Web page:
Interview: Dylan Lloyd

Dylan Lloyd was born to be a musician. Since he was a young boy, the 22-year-old multi-instrumentalist heard music in his head, and not just nursery rhymes or tunes he’d absorbed while watching TV. He would hear fully orchestrated, original, music. Until he was 12, though, he couldn’t do anything with it.

That’s when he took piano lessons – a whole three months’ worth. “It was as if I basically said…hey, how do you fundamentally play the piano? The Teach showed me the fundamentals, and then I ran with it,” he said. He also picked up singing, guitar, bass, and drums.

Three years later he was the lead singer and piano player of south side band Pangea. Although he was young the limelight didn’t frighten him. “I thrived off of being the leader and the face of the band. I lived off of feeling that nervousness right before you got on stage in front of a packed venue.”

Being that young, I asked him how he kept himself motivated. “Motivation seems to be instilled into my soul.  It’s like…even if i
tried to slack in the music business…I couldn’t.  I hunger for more
people to know who I am and what I am doing,” he said. He feels that he’s been blessed and it’s his obligation to give that talent back.

“People are very receptive to a musician’s attempt to convey inclusive
messages.  If they can sense in your music sincerity, that you are
actually trying your best to include everyone’s concerns and everyone’s ‘yeah…i’ve been there before’ then listeners will automatically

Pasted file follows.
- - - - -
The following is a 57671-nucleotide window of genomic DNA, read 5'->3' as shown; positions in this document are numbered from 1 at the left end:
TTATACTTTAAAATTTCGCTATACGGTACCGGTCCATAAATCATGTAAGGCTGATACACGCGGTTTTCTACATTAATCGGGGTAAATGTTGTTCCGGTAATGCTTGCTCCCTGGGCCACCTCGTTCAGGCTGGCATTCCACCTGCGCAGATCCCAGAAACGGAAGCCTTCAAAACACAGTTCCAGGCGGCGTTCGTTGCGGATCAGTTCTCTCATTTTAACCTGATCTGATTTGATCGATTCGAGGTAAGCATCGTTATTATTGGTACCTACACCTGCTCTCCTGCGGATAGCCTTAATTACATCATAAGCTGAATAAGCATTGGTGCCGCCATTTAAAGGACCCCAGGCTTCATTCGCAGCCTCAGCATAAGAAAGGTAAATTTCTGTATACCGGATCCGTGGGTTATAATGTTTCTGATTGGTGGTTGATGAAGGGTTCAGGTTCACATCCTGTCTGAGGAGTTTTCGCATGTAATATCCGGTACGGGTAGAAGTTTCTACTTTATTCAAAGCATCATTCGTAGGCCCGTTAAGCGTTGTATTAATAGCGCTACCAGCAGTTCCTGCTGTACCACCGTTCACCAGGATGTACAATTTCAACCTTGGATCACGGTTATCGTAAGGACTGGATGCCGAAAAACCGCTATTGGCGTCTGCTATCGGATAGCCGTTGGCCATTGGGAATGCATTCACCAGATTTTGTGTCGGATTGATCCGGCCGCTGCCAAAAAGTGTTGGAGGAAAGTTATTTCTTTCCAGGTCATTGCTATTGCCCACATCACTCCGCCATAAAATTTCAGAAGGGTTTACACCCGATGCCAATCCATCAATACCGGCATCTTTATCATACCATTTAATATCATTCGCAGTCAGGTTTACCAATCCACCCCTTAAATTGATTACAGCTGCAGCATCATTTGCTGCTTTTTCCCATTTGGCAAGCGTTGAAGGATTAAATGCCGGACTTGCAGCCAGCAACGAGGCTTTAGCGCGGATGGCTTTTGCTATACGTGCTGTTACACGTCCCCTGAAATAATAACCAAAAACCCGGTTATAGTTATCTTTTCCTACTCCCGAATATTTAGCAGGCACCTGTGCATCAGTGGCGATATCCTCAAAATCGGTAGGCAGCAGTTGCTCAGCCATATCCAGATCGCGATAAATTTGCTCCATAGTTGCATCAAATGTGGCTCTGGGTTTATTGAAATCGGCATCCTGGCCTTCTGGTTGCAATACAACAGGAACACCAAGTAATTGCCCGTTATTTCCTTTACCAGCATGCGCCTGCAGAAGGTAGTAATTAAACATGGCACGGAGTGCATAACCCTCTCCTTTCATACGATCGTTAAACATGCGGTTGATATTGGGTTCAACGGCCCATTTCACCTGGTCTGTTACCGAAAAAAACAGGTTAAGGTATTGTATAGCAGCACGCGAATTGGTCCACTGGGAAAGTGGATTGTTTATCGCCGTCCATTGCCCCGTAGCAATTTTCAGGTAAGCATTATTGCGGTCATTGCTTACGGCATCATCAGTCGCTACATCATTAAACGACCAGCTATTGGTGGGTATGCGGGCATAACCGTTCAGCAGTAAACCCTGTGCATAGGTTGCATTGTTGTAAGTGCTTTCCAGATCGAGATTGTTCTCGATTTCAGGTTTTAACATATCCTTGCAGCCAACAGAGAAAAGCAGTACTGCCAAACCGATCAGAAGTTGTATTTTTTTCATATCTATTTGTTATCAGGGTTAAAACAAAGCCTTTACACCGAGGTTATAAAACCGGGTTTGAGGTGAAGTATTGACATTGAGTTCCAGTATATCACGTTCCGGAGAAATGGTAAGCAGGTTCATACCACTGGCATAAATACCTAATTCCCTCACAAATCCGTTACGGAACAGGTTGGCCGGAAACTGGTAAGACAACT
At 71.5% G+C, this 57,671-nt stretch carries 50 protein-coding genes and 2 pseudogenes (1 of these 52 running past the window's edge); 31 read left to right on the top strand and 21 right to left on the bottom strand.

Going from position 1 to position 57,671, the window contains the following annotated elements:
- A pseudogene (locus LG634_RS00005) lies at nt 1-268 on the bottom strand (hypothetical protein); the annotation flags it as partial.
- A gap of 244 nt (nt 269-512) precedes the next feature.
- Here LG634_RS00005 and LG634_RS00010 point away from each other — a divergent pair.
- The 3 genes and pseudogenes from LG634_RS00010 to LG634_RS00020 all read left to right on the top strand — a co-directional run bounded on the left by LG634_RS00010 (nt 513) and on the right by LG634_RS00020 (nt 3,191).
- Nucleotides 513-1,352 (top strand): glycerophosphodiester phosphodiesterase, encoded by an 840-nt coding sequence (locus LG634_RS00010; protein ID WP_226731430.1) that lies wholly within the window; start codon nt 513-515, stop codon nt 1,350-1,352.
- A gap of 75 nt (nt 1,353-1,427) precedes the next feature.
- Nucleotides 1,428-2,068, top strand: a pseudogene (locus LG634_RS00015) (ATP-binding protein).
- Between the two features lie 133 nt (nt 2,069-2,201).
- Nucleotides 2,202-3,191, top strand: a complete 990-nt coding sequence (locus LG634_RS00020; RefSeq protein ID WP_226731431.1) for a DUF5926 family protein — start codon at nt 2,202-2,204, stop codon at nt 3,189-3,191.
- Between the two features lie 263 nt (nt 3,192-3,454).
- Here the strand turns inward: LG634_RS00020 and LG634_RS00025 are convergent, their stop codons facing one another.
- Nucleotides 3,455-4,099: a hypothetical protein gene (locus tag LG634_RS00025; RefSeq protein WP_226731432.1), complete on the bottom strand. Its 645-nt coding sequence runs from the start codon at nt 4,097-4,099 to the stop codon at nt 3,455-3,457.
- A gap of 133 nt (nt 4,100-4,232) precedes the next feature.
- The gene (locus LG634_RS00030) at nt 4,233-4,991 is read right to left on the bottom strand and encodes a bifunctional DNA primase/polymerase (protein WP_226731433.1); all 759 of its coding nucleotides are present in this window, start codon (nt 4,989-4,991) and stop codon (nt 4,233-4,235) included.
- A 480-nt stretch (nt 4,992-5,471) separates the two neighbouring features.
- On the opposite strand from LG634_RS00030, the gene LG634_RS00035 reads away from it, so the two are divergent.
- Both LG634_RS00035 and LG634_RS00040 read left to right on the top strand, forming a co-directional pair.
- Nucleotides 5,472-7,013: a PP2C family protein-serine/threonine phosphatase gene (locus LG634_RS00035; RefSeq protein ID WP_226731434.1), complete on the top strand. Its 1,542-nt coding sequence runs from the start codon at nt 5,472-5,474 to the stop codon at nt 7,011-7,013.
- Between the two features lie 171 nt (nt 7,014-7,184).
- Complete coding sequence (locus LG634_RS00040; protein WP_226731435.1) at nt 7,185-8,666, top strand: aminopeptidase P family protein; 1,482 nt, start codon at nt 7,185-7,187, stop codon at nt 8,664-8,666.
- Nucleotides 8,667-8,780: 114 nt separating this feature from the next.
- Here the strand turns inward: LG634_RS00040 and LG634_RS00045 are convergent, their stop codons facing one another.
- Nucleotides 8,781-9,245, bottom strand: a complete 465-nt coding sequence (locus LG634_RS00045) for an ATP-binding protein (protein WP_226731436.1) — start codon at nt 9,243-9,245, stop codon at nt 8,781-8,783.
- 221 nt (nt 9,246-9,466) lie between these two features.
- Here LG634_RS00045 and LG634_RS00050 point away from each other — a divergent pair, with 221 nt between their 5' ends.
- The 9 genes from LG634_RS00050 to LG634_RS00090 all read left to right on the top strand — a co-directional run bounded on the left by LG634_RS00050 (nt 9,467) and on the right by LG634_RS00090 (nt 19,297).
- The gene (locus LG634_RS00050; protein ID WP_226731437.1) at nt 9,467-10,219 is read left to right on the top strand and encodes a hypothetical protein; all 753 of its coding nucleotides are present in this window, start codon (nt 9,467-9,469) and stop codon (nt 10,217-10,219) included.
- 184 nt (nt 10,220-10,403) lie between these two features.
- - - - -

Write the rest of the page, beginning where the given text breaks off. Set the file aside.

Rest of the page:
enjoy your music and can tell who you are as a person just by what you
write about.”

Right now Dylan’s writing a lot about love. He’s engaged and has penned a song for his fiance, Katherine. “Writing about love is the best thing you could ever write about because
it never gets old or mundane.  When you think you’ve felt it all, love
will come right at you and say to your face…’You think you know, but
you don’t know’…that notion is just unequivocally inspiring to me.”

He’s also had to deal with pain. In addition to heartbreaks before Katherine, he lost his best friend because of his relationship with her. “But I can assure you, it was because of no wrong-doing on my part.  I
just believe that it was those pre-destined moments, where the
unexpected happens, and you find yourself in a situation that comes out
and yells ‘here is the love of your life’.”

To this day the music just comes to him. “I never force myself to write something…I could be randomly watching TV or cleaning up around the house with no music on and then all of a sudden I start to hear fully orchestrated music.”

Dylan’s music is often classified as “adult contemporary or modern pop with a jazz undertone,” but it’s more complex than that. It’s definitely easy to listen to, but I would never call it “easy listening” with the white-bread blandness that implies. You don’t have to trust me. Listen to him yourself, and then catch him at Grape Street on March 10 and at Uncommon Ground on March 11.






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